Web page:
The severity of many of the tumors can prevent treatments from being effective, although fortunately there are several modalities available.

Treatment of astrocytoma varies according to the grade and characteristics of the tumor. It also changes according to the age, the health of the patient and of course the place where it has developed. Let’s review some of the alternatives to treat this type of brain tumor:

  • Surgery: restricted for grade 1 and 2 tumors that have developed in easily accessible areas. Since grade 3 and 4 astrocytomas usually return in most cases, surgery is not the most promising option.
  • Radiotherapy: it is often used as an adjunct to surgery to get rid of traces of the tumor or as the main treatment for malignant grades. It is done through sessions that can be extended for up to six weeks.
  • Chemotherapy: a first-line treatment for grade 3 and 4 astrocytomas, and in some cases for the more benign variants. The intake is done on a cycle basis and its side effects are generally minor. Patients can develop anemia and fatigue.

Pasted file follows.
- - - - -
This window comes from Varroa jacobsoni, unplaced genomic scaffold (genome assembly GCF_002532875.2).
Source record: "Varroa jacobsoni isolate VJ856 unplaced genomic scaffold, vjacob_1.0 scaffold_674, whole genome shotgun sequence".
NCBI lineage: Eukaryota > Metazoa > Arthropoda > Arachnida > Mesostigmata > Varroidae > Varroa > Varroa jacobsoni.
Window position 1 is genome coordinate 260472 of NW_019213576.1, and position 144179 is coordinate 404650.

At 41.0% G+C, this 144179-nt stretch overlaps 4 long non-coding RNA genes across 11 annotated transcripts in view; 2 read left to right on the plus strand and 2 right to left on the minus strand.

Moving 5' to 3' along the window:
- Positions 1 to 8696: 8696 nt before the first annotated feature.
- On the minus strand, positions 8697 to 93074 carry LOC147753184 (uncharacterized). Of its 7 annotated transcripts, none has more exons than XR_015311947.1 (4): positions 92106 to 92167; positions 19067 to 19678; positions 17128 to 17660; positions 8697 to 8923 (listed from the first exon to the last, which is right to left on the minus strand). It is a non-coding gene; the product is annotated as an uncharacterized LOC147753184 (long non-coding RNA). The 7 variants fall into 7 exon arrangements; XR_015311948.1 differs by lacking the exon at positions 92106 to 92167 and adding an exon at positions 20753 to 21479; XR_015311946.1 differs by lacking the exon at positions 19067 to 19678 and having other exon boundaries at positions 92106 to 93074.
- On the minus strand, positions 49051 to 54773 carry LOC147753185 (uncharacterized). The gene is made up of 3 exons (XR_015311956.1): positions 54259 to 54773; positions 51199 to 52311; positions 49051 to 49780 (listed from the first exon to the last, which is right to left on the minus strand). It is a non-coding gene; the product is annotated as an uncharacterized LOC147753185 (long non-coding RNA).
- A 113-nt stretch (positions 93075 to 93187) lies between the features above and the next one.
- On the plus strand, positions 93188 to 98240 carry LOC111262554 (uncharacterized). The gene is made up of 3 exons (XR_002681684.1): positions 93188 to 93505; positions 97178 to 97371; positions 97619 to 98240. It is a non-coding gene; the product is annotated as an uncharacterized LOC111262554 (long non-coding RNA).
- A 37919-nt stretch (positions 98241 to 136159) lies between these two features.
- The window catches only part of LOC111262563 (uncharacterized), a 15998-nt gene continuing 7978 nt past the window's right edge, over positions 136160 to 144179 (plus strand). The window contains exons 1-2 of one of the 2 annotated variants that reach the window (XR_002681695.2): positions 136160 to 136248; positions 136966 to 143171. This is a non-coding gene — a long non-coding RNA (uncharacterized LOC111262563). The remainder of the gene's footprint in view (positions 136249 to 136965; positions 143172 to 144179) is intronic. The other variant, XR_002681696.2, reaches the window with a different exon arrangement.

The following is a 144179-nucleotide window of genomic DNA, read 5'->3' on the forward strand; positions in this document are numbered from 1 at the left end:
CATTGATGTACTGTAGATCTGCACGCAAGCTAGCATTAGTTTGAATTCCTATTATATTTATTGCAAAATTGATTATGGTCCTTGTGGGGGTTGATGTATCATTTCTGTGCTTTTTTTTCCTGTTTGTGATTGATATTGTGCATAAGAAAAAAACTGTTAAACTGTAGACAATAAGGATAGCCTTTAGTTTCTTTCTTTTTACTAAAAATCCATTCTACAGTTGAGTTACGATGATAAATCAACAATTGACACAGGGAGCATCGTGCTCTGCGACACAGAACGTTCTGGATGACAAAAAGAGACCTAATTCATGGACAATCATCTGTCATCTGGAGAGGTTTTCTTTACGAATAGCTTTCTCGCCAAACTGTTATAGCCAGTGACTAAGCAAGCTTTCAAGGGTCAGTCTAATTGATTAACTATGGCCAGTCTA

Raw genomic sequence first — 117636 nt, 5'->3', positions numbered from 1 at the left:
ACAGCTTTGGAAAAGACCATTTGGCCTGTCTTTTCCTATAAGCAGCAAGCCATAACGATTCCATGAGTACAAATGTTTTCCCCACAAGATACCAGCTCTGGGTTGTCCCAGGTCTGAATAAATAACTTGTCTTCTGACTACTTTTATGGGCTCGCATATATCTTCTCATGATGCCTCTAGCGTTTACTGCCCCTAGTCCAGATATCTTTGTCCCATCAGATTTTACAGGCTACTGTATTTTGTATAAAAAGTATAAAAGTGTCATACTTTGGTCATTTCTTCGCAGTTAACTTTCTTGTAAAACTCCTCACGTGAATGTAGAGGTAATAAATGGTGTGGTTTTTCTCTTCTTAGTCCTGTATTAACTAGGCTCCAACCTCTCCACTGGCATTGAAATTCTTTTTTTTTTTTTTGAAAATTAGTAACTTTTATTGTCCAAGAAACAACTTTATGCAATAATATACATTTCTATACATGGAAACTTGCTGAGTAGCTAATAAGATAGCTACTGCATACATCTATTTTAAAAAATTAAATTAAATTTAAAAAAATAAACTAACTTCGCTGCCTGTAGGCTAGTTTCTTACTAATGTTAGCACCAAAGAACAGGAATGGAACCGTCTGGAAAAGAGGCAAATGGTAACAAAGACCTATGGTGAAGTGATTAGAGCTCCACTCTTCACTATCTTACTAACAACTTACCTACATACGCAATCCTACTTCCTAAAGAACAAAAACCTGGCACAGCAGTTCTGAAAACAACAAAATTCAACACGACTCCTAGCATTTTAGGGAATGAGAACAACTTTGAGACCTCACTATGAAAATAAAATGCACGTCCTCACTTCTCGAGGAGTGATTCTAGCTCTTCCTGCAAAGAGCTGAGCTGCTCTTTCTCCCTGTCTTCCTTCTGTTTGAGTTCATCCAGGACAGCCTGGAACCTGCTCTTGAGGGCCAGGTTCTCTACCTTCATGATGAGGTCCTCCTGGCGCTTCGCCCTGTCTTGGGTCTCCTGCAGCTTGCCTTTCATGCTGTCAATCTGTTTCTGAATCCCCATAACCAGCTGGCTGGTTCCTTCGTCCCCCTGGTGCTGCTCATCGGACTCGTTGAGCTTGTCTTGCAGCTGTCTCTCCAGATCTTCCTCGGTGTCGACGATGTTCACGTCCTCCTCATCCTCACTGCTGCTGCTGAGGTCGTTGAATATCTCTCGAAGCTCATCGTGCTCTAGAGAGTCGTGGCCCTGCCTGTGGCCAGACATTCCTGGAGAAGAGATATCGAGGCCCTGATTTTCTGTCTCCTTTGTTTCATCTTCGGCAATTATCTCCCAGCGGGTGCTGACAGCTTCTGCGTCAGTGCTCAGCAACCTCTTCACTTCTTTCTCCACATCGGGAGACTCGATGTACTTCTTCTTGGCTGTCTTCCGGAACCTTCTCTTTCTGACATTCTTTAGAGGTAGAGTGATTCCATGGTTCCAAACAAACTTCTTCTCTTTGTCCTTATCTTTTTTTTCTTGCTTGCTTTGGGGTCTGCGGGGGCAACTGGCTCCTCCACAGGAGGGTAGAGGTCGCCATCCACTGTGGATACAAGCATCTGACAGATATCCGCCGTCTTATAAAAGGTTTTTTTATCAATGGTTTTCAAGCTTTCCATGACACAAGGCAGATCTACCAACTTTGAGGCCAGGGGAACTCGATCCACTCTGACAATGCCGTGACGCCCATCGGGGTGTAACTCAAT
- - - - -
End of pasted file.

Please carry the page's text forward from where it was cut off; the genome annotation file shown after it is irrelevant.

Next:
• Electric field therapy: It consists of the use of a special device in the style of a helmet that provides electric fields at a certain frequency. Its function is to delay the progression of the tumor and it must be used at least 18 hours a day.

This is the action plan used by most experts in order to counteract the advance of the tumor. Medications may also be prescribed to cope with the symptoms, especially in patients who have had at least one seizure episode.

Other alternatives are targeted therapies, virus therapy, and immunotherapy. These are still considered experimental, although the results in some patients portend a promising future. The prognosis is better in younger patients and in those who have developed the mildest grades of the tumor.

Both the patient and the specialist must agree on the treatment indicated based on the context. An action in the early stages can make a big difference, so be aware of symptoms to seek medical assistance as soon as they occur.